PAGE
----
To Walter Mosley, the question of how he manages to produce so many books per year doesn’t quite make sense. Because Walter Mosley is a writer. An extraordinarily good writer. And writers write. Just like lawyers practice law, actors act, doctors doctor and dentists fix teeth. It’s what he does.
But being the exceptional writer that he is, Mosley has a more succinct – and pungent – way of making his point to an interviewer who managed to grab a few minutes alone with the award-winning author prior to his Saturday evening appearance at the Detroit Public Library as the featured guest for DPL’s 150th Anniversary Celebration and fundraiser:
“I love to write, and I write every day. People ask me about the will to write, or how did I find the inspiration to write, and I said, well if you had a friend that said they got up with their husband every day and said they had vigorous sex with them for an hour, would you ask them how they found the inspiration for that? If you love to do something then you do that thing.”
Later, during the main event, Mosley expanded on the theme:
“I write every day. Three hours a day 7 days a week. I wrote this morning before I came here. The more you write, the more you write. It really is true. A lot of people, they get migraines, they don’t want to write, they want to do other things, they want to make children. And that’s fine. But the idea is that I love writing. Balzac wrote 180 novels in a 45-year period. Just do the math. That was 2-3 novels per year. With a quill pen. On Parchment. If you’re a writer, you should be writing, right?”
As for those who ask him how they can get their children to read:
“People come up to me all the time and say how do I get my children to read? And I ask them, ‘Well, do you read?’ And they go, Well, I’m not talking about me. Well, if you smoke cigarettes and beat your wife, guess what?”
So there you have it. This is your brain on Walter Mosley. Any questions?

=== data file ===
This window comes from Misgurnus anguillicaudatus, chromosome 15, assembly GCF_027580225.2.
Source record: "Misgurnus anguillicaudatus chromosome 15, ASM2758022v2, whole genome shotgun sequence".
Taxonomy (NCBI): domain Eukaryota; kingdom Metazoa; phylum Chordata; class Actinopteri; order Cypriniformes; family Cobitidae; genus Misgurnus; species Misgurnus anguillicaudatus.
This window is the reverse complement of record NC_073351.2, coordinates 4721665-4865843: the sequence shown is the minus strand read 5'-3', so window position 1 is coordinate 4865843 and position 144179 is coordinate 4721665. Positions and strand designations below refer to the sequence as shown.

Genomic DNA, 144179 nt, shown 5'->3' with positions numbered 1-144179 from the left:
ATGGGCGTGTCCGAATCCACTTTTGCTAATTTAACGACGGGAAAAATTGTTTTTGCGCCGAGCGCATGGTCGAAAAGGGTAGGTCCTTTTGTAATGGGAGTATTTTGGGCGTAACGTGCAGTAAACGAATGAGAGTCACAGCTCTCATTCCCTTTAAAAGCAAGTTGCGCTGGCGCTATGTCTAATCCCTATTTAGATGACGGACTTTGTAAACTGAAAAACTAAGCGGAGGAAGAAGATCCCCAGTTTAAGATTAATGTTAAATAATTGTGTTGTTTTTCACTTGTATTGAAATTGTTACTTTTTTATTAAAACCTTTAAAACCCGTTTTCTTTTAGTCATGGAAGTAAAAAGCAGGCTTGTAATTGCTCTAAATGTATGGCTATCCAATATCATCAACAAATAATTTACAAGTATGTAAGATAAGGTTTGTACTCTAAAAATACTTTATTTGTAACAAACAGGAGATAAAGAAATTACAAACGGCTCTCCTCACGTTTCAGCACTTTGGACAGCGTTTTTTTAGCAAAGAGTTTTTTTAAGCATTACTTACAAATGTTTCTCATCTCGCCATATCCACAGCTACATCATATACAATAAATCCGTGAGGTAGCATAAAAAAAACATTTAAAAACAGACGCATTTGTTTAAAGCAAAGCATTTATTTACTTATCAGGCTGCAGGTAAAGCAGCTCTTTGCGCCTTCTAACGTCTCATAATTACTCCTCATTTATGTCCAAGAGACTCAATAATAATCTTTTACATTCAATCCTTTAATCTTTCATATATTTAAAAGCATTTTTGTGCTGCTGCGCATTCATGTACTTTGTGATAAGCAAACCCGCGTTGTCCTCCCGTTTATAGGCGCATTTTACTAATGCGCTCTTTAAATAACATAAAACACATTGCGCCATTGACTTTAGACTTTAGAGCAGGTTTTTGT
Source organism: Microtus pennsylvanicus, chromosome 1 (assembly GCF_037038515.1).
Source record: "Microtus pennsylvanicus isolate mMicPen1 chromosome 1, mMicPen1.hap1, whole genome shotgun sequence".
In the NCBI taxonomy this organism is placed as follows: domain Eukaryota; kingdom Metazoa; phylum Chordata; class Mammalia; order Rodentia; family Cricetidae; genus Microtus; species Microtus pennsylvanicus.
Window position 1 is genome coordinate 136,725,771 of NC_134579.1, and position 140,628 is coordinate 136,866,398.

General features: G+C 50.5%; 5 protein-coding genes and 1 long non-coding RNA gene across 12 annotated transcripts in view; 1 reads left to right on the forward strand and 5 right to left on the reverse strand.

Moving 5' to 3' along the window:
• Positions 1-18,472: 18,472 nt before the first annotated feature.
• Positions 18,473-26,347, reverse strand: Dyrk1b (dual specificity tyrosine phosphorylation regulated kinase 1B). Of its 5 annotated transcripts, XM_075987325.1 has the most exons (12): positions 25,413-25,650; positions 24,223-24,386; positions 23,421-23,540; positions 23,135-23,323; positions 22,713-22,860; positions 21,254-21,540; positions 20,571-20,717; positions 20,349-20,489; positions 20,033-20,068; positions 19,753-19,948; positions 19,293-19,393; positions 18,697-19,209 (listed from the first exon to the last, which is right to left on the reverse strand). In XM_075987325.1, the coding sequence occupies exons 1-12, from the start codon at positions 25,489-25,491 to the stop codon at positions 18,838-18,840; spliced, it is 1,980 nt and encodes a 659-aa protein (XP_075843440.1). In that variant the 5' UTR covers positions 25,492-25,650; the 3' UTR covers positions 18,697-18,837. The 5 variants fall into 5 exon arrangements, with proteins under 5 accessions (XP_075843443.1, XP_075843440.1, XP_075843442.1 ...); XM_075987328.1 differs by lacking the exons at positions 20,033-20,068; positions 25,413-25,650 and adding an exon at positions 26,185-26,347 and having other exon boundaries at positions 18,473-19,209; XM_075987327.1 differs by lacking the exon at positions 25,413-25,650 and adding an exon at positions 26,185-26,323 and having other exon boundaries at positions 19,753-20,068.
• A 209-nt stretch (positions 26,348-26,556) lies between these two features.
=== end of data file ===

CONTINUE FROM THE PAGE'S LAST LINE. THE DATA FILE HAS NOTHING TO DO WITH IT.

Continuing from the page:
There’s a possibility that the sold out weekend event could have turned out better, but it’s hard to imagine how. I had heard that Mosley wasn’t that keen on being interviewed by journalists, no doubt due at least in part to an overload of stupid questions, but on Saturday evening Mosley proved to be the perfect guest and a near-dream interview for Huel Perkins of Fox 2 News who conducted an admittedly masterful and extremely well-informed one-on-one that produced numerous highlights that kept the audience enthralled for the entire evening.
And one thing became clear very early; Mosley can tell a story out loud to a rapt audience nearly as well as he can spin a page-turning tale. Like the story of Mosley’s father whose mother died when he was 7, followed by the death of his father – Mosley’s grandfather – one year later. By the age of 9, Mosley’s father jumped trains from his native Louisiana to Houston, Texas to locate his maternal grandfather. When he arrived, Mosley’s grandfather informed the nine-year-old that he was welcome to sleep on the front porch, but he wasn’t going to feed him.
“And he made a life from that,” said Mosley.
Mosley’s father grew up, which was a minor miracle by itself, and went on to marry a white Jewish woman after he had moved to Southern California who also happened to be a Communist revolutionary. When asked by Perkins how hard it must have been to grow up the product of a mixed marriage in Watts, Mosley responded, “Well you know, it was easier growing up black and Jewish in Watts than black and Jewish in Beverly Hills, that’s for sure.”
Later, when discussing his most famous book, “Devil in a Blue Dress,” later made into a movie starring Denzel Washington and also praised by none other than President Bill Clinton, Mosley talked about his murderous yet somehow loveable character Mouse, who happens to be the best friend of the lead character Ezekiel Rawlins. Addressing the issue of why so many readers seemed to love Mouse, despite his overtly violent and dangerous nature, Mosley pointed out that Mouse was someone recognized by many as someone who wasn’t afraid. Period. And who could be counted on to deliver street justice when no other form of justice was available.
“He’s heroic in the same way that Long John Silver is heroic. Or El Chapo down in Mexico. There are people who represent what the common everyday person needs. We know that we’re in trouble. We know that the police are not gonna protect us. We know that the government and the president and everybody else is lying to us. We know that. But Mouse, we can trust him..All of America is racist. The only person who’s not racist is Mouse, and he’s a fictional character.”
On science fiction, which Mosley writes as well, not to mention erotica…
“Science fiction is really important for black people because it predicts the future. …In the first Star Wars, not only were all the characters white but they had blonde hair and blue eyes. It was an Aryan future.”
And finally, on Detroit:
“Detroit, I think, contains the spirit of America. All of the good and all of the bad. People like Henry Ford who represent all of the good and all of the bad and also all of the problems of America are incredibly concentrated. All of the cultures, the religions, the fights that we’re having internally and internationally. Everything is here. I like it.”